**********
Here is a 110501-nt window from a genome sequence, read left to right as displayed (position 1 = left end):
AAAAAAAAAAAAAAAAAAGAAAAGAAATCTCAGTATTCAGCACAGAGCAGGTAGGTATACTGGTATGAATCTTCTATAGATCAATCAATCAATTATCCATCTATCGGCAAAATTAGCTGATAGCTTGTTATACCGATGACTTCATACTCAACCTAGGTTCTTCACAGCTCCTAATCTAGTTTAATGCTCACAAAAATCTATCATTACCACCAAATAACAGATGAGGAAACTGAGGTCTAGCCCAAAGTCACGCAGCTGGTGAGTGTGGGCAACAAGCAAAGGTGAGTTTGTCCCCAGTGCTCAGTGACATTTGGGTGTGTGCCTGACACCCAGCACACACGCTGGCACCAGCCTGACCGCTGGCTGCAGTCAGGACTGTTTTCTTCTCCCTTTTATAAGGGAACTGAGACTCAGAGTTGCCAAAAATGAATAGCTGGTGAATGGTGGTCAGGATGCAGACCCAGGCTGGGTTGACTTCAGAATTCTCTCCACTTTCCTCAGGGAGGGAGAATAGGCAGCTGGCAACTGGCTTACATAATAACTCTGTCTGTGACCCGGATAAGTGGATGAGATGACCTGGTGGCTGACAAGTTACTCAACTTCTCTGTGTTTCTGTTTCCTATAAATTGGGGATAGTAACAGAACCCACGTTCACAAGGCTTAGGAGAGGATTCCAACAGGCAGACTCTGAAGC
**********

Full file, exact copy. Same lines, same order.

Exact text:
Here is a 110501-nt window from a genome sequence, read left to right as displayed (position 1 = left end):
AAAAAAAAAAAAAAAAAAGAAAAGAAATCTCAGTATTCAGCACAGAGCAGGTAGGTATACTGGTATGAATCTTCTATAGATCAATCAATCAATTATCCATCTATCGGCAAAATTAGCTGATAGCTTGTTATACCGATGACTTCATACTCAACCTAGGTTCTTCACAGCTCCTAATCTAGTTTAATGCTCACAAAAATCTATCATTACCACCAAATAACAGATGAGGAAACTGAGGTCTAGCCCAAAGTCACGCAGCTGGTGAGTGTGGGCAACAAGCAAAGGTGAGTTTGTCCCCAGTGCTCAGTGACATTTGGGTGTGTGCCTGACACCCAGCACACACGCTGGCACCAGCCTGACCGCTGGCTGCAGTCAGGACTGTTTTCTTCTCCCTTTTATAAGGGAACTGAGACTCAGAGTTGCCAAAAATGAATAGCTGGTGAATGGTGGTCAGGATGCAGACCCAGGCTGGGTTGACTTCAGAATTCTCTCCACTTTCCTCAGGGAGGGAGAATAGGCAGCTGGCAACTGGCTTACATAATAACTCTGTCTGTGACCCGGATAAGTGGATGAGATGACCTGGTGGCTGACAAGTTACTCAACTTCTCTGTGTTTCTGTTTCCTATAAATTGGGGATAGTAACAGAACCCACGTTCACAAGGCTTAGGAGAGGATTCCAACAGGCAGACTCTGAAGC